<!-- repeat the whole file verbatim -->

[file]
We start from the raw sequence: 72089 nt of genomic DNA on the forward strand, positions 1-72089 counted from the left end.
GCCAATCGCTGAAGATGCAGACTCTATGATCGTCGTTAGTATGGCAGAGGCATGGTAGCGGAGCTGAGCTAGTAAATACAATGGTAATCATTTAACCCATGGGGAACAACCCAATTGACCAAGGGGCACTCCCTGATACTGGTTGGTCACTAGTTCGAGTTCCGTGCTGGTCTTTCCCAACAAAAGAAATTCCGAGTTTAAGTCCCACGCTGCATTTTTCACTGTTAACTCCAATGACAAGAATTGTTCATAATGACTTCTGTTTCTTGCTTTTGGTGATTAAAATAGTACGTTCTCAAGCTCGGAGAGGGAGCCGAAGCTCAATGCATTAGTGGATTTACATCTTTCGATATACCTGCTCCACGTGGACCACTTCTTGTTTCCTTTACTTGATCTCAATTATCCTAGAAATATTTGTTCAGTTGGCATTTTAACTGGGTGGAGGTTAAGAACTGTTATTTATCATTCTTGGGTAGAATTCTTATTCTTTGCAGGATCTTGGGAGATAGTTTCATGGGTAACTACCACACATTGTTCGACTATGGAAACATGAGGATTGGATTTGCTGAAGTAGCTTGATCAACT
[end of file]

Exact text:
We start from the raw sequence: 72089 nt of genomic DNA on the forward strand, positions 1-72089 counted from the left end.
GCCAATCGCTGAAGATGCAGACTCTATGATCGTCGTTAGTATGGCAGAGGCATGGTAGCGGAGCTGAGCTAGTAAATACAATGGTAATCATTTAACCCATGGGGAACAACCCAATTGACCAAGGGGCACTCCCTGATACTGGTTGGTCACTAGTTCGAGTTCCGTGCTGGTCTTTCCCAACAAAAGAAATTCCGAGTTTAAGTCCCACGCTGCATTTTTCACTGTTAACTCCAATGACAAGAATTGTTCATAATGACTTCTGTTTCTTGCTTTTGGTGATTAAAATAGTACGTTCTCAAGCTCGGAGAGGGAGCCGAAGCTCAATGCATTAGTGGATTTACATCTTTCGATATACCTGCTCCACGTGGACCACTTCTTGTTTCCTTTACTTGATCTCAATTATCCTAGAAATATTTGTTCAGTTGGCATTTTAACTGGGTGGAGGTTAAGAACTGTTATTTATCATTCTTGGGTAGAATTCTTATTCTTTGCAGGATCTTGGGAGATAGTTTCATGGGTAACTACCACACATTGTTCGACTATGGAAACATGAGGATTGGATTTGCTGAAGTAGCTTGATCAACT